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Othniel (Hebrew: עתניאל, ʻOthnīʼēl; "Name means::Lion of God") or Othniel Ben Kenaz (Hebrew: עתניאל בן קנז, ʻOthnīʼēl Ben Qenạz, (fl. Flourit::2612 AMDied::2644 AM)[1] was the third Judge of Israel and the only Judge from the tribe of Judah.


Othniel was a nephew of Caleb, who had a younger brother named Kenaz. Othniel also married Caleb's daughter. The Bible does not record his descendants.

First challenge

Othniel first established himself as a national hero shortly after the death of Joshua (2580 AM, or about {{#show:Joshua|?Died}}). Joshua had granted to Caleb the city of Hebron and the surrounding region. (Joshua 14:13-15 ) In that region was a city called Debir. Caleb offered his daughter's hand in marriage to any officer who could capture Debir. Othniel accepted the challenge and successfully captured the town.[2][3][4][5][6][7] (Judges 1:11-15 )

First oppression

Twenty-four years later, national Israel had provoked God to anger by its idolatry and spiritual negligence, and thus lay under the first of many oppressions. A king named Cushan-rishathaim, an Aramaean,[2][3][4][6][7] became the first of many Syrian kings to oppress Israel at one time or another. (The literal Hebrew name is ארם נהרים or Aram-Naharaim.[5]) Eight years passed, (Judges 3:7-9 ) and then Othniel stepped forward. The Bible describes his career in a single verse. (Judges 3:10 ) He "judged" Israel, i.e. brought that nation to realization of its collective sin. Then he rallied a force of unrecorded size and chased Cushan-rishathaim from Israelite country.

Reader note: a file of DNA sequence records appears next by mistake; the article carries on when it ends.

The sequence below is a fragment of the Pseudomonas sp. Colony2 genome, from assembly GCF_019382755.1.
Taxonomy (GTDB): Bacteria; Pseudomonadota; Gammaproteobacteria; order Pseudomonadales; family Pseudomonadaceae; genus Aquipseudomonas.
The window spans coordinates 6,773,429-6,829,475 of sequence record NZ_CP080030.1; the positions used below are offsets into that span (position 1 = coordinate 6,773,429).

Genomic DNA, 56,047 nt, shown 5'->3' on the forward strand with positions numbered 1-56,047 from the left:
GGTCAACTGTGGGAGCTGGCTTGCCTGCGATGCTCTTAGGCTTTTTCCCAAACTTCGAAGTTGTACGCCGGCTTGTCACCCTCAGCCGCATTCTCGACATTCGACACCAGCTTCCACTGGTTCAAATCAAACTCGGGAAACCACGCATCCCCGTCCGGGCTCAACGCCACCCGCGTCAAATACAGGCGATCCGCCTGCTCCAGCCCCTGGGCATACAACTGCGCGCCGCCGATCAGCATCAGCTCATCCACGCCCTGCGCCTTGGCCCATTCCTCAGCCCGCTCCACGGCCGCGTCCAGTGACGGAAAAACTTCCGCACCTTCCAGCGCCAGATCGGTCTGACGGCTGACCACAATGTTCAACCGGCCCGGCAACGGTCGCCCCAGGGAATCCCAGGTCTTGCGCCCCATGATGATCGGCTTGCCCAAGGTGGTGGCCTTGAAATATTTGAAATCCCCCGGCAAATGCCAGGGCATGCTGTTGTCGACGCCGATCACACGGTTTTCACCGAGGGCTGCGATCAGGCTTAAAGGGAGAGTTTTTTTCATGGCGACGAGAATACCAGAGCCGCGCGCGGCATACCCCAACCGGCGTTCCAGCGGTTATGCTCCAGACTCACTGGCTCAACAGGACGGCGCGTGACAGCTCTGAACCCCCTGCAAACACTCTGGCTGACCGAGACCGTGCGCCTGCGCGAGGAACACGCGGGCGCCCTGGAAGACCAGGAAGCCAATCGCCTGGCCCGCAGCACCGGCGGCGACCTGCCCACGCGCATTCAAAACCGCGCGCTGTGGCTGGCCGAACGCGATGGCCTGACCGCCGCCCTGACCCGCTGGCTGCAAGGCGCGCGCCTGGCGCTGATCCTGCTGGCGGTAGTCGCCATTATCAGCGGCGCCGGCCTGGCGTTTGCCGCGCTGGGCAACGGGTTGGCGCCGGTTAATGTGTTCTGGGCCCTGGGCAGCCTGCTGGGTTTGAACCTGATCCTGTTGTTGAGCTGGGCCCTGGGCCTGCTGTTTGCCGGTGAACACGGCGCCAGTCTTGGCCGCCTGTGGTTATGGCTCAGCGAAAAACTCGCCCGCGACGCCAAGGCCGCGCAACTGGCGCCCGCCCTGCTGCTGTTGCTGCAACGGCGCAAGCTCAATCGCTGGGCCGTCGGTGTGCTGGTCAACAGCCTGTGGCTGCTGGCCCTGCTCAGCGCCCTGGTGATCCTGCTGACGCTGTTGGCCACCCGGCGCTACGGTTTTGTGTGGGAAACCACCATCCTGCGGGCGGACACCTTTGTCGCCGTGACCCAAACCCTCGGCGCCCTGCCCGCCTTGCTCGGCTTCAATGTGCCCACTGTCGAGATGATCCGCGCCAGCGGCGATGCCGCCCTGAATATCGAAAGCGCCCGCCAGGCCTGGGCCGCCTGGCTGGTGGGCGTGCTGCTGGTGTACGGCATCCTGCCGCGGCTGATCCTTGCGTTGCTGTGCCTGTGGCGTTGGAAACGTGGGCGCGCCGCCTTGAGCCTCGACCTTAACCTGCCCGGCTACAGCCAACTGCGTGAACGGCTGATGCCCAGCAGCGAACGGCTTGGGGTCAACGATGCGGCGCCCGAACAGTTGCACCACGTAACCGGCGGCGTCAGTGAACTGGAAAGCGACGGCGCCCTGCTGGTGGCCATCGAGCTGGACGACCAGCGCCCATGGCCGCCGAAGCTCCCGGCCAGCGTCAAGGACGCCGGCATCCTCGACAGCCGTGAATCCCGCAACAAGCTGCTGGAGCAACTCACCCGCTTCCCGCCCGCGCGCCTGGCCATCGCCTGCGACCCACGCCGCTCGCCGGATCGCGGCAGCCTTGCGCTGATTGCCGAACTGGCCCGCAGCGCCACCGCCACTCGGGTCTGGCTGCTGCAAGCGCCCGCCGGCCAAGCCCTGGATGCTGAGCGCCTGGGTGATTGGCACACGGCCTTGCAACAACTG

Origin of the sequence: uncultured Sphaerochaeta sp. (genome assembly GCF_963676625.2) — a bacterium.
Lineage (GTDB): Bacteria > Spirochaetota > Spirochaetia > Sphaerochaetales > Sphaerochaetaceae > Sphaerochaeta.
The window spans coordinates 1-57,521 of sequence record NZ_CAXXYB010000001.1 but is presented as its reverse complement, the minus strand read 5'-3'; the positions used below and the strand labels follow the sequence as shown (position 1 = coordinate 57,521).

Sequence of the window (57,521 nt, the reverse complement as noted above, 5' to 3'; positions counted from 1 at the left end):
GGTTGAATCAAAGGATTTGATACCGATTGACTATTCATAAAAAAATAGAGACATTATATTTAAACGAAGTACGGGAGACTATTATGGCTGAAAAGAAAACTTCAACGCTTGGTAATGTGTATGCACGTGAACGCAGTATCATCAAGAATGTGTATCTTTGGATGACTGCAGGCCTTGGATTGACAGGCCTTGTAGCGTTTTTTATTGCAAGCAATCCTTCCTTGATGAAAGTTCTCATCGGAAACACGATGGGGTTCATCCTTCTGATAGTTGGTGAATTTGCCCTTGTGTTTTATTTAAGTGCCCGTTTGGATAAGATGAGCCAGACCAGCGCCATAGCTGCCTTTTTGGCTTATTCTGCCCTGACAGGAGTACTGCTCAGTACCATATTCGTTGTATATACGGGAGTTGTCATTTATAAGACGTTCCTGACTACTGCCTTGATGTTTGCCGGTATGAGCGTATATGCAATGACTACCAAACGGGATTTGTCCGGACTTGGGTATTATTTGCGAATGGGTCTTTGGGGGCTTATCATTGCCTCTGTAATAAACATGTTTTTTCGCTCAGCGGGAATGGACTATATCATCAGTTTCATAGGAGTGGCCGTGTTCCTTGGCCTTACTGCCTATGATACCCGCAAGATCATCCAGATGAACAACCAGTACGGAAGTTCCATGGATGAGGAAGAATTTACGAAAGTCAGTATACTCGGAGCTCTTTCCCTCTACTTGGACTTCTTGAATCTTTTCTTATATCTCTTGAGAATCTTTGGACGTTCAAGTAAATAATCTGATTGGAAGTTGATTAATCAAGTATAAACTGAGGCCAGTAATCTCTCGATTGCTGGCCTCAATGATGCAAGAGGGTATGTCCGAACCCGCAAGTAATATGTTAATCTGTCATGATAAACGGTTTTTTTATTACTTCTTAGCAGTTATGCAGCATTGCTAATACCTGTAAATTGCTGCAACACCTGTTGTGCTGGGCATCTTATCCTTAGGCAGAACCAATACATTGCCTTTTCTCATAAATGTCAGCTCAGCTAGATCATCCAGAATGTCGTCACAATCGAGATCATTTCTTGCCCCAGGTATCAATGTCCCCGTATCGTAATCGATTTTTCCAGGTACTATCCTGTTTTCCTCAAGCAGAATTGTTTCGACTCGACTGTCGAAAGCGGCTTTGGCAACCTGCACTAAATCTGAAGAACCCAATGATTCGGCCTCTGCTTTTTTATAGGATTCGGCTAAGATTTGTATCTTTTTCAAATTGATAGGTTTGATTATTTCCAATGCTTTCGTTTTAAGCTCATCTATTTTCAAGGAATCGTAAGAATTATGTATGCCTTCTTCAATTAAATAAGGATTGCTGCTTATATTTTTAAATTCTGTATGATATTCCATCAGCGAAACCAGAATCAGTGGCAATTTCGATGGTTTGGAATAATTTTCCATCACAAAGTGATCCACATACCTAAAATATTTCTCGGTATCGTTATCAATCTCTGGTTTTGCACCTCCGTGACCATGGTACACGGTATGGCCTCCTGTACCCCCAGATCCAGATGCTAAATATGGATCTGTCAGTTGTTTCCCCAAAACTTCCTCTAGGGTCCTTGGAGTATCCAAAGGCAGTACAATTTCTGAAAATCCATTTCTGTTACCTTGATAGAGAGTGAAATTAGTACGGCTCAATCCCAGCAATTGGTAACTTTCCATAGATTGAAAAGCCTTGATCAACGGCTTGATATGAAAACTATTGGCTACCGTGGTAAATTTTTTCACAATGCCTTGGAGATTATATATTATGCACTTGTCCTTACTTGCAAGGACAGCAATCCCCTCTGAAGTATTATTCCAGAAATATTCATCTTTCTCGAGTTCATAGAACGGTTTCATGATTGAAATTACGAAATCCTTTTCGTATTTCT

Thereafter he continued to administer justice for thirty-two years, and therefore the full length of the story of Othniel, from the beginning of Cushan-rishathaim's occupation to the death of Othniel, was forty years.[2][3][4][5][6][7] (Judges 3:11 )


Othniel died in 2644 AM, and left no immediate successor. Israel would thus be oppressed once again.


Many commentators remark on the career of Othniel. Though the story requires only seven verses to tell, it establishes a pattern that would repeat itself many times in the early history of Israel.[5]

Frank Wallace notes the alternative name of the city of Debir: Kirjath-sepher, or literally, "city of a book." Wallace suggests that the "book" in question is the accumulated learning of mankind, about which men tend to boast, saying that they do not need God. Othniel thus set an example for modern Christians, who ought to ignore the ridicule of a world that finds that Christians live in ignorance (and, some say, actually prefer ignorance to human wisdom).[6]

VacantTitle last held bysuccessor of::Joshua Member of::Judge
Flourit::2612 AMDied::2644 AM
VacantTitle next held bysucceeded by::Ehud

See Also


  1. Jones, Floyd M., The Chronology of the Old Testament, Green Forest, AR: Master Books, 2004, p. 278
  2. 2.0 2.1 2.2 Konig, George, "Othniel,", n.d. Accessed December 15, 2008.
  3. 3.0 3.1 3.2 Hirsch EG and Price IM, "Othniel," The Jewish Encyclopedia, n.d. Accessed December 15, 2008.
  4. 4.0 4.1 4.2 "Othniel," Jewish knowledge base, n.d. Accessed December 15, 2008
  5. 5.0 5.1 5.2 5.3 Gordon I, "Othniel and the Power of God," Jesus Plus Nothing, n.d. Accessed December 15, 2008.
  6. 6.0 6.1 6.2 6.3 Wallace, Frank, "The Days of the Judges (1): Othniel,", February 3, 2007. Accessed December 15, 2008.
  7. 7.0 7.1 7.2 Easton MG, ed. Taylor PS, "Othniel," WebBible encyclopedia, n.d. Accessed December 15, 2008.